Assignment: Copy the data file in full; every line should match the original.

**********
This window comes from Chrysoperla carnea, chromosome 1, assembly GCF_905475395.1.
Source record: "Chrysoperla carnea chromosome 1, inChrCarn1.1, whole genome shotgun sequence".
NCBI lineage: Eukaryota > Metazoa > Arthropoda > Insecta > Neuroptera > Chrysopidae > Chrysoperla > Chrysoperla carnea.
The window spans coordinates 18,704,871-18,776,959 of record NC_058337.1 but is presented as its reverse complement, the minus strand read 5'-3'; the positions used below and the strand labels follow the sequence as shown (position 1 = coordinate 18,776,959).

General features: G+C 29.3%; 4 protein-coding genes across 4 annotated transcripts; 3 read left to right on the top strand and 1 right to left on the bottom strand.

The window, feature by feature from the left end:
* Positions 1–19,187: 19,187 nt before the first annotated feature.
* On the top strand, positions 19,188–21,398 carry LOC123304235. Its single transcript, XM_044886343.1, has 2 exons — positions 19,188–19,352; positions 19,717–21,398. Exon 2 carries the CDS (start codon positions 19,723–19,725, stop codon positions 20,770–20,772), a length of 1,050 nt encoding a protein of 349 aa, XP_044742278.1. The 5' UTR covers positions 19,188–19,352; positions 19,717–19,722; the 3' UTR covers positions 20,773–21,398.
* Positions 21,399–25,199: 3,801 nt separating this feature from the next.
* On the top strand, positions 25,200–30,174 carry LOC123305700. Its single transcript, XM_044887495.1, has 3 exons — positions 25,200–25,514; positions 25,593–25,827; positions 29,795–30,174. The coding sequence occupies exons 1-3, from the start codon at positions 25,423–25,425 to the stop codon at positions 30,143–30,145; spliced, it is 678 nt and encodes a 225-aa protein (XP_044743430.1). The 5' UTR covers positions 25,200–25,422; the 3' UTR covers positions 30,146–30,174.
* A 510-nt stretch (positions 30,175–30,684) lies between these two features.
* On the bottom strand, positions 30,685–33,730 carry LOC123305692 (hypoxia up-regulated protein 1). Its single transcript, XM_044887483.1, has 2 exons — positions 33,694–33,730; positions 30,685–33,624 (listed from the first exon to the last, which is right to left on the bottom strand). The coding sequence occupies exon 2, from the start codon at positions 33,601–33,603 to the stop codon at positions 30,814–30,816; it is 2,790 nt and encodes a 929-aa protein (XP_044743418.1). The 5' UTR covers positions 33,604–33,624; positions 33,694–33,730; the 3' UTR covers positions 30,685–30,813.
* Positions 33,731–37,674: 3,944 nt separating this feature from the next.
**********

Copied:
This window comes from Chrysoperla carnea, chromosome 1, assembly GCF_905475395.1.
Source record: "Chrysoperla carnea chromosome 1, inChrCarn1.1, whole genome shotgun sequence".
NCBI lineage: Eukaryota > Metazoa > Arthropoda > Insecta > Neuroptera > Chrysopidae > Chrysoperla > Chrysoperla carnea.
The window spans coordinates 18,704,871-18,776,959 of record NC_058337.1 but is presented as its reverse complement, the minus strand read 5'-3'; the positions used below and the strand labels follow the sequence as shown (position 1 = coordinate 18,776,959).

General features: G+C 29.3%; 4 protein-coding genes across 4 annotated transcripts; 3 read left to right on the top strand and 1 right to left on the bottom strand.

The window, feature by feature from the left end:
* Positions 1–19,187: 19,187 nt before the first annotated feature.
* On the top strand, positions 19,188–21,398 carry LOC123304235. Its single transcript, XM_044886343.1, has 2 exons — positions 19,188–19,352; positions 19,717–21,398. Exon 2 carries the CDS (start codon positions 19,723–19,725, stop codon positions 20,770–20,772), a length of 1,050 nt encoding a protein of 349 aa, XP_044742278.1. The 5' UTR covers positions 19,188–19,352; positions 19,717–19,722; the 3' UTR covers positions 20,773–21,398.
* Positions 21,399–25,199: 3,801 nt separating this feature from the next.
* On the top strand, positions 25,200–30,174 carry LOC123305700. Its single transcript, XM_044887495.1, has 3 exons — positions 25,200–25,514; positions 25,593–25,827; positions 29,795–30,174. The coding sequence occupies exons 1-3, from the start codon at positions 25,423–25,425 to the stop codon at positions 30,143–30,145; spliced, it is 678 nt and encodes a 225-aa protein (XP_044743430.1). The 5' UTR covers positions 25,200–25,422; the 3' UTR covers positions 30,146–30,174.
* A 510-nt stretch (positions 30,175–30,684) lies between these two features.
* On the bottom strand, positions 30,685–33,730 carry LOC123305692 (hypoxia up-regulated protein 1). Its single transcript, XM_044887483.1, has 2 exons — positions 33,694–33,730; positions 30,685–33,624 (listed from the first exon to the last, which is right to left on the bottom strand). The coding sequence occupies exon 2, from the start codon at positions 33,601–33,603 to the stop codon at positions 30,814–30,816; it is 2,790 nt and encodes a 929-aa protein (XP_044743418.1). The 5' UTR covers positions 33,604–33,624; positions 33,694–33,730; the 3' UTR covers positions 30,685–30,813.
* Positions 33,731–37,674: 3,944 nt separating this feature from the next.